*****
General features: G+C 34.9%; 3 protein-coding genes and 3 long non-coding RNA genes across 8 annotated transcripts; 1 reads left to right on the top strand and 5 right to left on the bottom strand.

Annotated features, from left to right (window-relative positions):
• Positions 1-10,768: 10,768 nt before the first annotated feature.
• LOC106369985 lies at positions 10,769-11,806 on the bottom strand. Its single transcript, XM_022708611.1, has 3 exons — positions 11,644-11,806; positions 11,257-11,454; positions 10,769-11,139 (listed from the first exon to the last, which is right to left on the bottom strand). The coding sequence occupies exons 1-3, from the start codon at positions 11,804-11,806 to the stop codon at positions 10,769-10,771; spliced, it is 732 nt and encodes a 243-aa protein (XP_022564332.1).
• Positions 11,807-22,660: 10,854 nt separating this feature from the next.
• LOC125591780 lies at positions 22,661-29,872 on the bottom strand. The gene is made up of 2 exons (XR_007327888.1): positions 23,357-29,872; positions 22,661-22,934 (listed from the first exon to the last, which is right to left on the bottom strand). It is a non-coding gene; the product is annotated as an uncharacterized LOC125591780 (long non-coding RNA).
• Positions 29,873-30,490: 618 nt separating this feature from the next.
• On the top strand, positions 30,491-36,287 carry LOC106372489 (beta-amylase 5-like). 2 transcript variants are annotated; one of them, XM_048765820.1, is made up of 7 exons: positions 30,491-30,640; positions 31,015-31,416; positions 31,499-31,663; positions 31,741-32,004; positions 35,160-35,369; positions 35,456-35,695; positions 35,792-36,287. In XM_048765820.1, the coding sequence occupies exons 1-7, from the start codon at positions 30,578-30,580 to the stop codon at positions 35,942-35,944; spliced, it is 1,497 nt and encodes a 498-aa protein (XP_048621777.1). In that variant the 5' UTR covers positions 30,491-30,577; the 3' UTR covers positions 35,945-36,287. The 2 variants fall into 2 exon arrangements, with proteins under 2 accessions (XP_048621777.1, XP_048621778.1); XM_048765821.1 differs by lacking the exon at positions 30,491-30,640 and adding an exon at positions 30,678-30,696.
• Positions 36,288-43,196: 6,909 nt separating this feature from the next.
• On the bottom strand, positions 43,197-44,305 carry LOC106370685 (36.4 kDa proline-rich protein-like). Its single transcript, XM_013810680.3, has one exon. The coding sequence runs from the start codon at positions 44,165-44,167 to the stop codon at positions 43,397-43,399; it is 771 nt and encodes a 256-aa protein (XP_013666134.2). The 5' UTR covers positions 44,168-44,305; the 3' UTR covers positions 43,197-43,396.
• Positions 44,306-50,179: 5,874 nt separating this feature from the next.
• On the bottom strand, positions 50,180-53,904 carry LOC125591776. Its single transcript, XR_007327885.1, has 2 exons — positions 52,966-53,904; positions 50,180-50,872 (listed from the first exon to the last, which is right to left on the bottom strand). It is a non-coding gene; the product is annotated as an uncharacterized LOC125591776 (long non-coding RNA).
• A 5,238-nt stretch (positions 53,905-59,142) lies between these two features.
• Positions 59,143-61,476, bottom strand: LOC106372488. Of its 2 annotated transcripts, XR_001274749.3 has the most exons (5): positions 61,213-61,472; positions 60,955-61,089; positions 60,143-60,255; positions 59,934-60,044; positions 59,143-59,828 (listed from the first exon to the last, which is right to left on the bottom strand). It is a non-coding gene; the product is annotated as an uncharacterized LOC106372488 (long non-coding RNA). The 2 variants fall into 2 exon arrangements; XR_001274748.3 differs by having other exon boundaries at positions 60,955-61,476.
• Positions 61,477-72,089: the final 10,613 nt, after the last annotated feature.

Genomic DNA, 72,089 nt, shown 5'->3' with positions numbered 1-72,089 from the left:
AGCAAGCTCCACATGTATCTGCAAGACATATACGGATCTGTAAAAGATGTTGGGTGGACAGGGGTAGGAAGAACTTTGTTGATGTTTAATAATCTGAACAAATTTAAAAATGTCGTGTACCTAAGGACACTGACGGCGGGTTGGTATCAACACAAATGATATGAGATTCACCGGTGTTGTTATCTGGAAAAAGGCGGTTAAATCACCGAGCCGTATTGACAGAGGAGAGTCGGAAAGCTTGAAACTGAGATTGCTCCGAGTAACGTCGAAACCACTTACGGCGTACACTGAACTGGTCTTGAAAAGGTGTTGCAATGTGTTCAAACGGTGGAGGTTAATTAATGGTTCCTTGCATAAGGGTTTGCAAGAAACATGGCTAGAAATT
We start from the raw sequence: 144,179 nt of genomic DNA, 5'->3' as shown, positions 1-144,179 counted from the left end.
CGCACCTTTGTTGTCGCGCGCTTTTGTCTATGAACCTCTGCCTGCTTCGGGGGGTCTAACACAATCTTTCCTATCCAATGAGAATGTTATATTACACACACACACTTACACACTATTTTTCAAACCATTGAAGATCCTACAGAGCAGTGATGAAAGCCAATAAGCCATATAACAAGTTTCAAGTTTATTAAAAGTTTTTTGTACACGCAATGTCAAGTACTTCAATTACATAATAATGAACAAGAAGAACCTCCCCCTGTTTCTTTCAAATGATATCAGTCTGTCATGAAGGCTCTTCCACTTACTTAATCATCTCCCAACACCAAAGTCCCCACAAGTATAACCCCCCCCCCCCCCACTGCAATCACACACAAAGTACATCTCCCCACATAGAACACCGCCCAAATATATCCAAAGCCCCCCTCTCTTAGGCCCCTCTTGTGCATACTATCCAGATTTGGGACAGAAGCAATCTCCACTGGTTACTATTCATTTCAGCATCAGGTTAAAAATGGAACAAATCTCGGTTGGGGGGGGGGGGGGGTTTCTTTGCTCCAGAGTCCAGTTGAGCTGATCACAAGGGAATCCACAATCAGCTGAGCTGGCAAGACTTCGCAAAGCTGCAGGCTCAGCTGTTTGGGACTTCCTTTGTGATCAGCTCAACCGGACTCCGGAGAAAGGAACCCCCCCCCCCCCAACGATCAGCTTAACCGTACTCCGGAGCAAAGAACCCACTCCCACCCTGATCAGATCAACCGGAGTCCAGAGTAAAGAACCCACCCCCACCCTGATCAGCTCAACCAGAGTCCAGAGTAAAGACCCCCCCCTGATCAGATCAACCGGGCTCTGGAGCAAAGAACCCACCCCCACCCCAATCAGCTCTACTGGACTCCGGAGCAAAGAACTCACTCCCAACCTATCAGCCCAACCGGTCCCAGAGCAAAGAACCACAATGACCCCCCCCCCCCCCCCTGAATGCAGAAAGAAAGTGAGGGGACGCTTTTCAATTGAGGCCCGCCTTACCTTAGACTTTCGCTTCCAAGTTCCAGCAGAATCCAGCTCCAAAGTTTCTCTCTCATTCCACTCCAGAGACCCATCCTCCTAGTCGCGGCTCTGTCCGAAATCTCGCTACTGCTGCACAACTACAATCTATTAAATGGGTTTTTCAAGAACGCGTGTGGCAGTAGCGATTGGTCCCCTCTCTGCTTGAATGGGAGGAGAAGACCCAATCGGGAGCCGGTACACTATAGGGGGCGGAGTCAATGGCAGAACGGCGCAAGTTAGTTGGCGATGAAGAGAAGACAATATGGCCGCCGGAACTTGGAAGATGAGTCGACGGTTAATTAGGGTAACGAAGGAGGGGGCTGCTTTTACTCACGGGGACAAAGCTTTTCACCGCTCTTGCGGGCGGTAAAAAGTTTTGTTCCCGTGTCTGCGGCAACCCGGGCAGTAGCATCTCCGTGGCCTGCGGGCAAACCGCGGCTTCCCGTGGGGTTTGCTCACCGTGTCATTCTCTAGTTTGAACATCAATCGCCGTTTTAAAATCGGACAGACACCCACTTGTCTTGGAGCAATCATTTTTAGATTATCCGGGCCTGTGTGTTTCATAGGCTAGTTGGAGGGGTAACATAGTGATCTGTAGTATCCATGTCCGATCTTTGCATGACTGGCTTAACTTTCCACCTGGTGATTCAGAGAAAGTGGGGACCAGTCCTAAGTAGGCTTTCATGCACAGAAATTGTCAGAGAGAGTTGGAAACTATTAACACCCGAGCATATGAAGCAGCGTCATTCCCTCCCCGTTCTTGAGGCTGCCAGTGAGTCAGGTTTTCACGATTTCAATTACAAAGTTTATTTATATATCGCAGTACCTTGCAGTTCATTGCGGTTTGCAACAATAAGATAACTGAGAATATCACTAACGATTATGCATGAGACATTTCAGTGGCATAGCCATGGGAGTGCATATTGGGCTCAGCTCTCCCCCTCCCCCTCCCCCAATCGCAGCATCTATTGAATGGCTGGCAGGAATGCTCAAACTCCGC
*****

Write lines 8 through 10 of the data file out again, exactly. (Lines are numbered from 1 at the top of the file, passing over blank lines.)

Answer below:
• On the top strand, positions 30,491-36,287 carry LOC106372489 (beta-amylase 5-like). 2 transcript variants are annotated; one of them, XM_048765820.1, is made up of 7 exons: positions 30,491-30,640; positions 31,015-31,416; positions 31,499-31,663; positions 31,741-32,004; positions 35,160-35,369; positions 35,456-35,695; positions 35,792-36,287. In XM_048765820.1, the coding sequence occupies exons 1-7, from the start codon at positions 30,578-30,580 to the stop codon at positions 35,942-35,944; spliced, it is 1,497 nt and encodes a 498-aa protein (XP_048621777.1). In that variant the 5' UTR covers positions 30,491-30,577; the 3' UTR covers positions 35,945-36,287. The 2 variants fall into 2 exon arrangements, with proteins under 2 accessions (XP_048621777.1, XP_048621778.1); XM_048765821.1 differs by lacking the exon at positions 30,491-30,640 and adding an exon at positions 30,678-30,696.
• Positions 36,288-43,196: 6,909 nt separating this feature from the next.
• On the bottom strand, positions 43,197-44,305 carry LOC106370685 (36.4 kDa proline-rich protein-like). Its single transcript, XM_013810680.3, has one exon. The coding sequence runs from the start codon at positions 44,165-44,167 to the stop codon at positions 43,397-43,399; it is 771 nt and encodes a 256-aa protein (XP_013666134.2). The 5' UTR covers positions 44,168-44,305; the 3' UTR covers positions 43,197-43,396.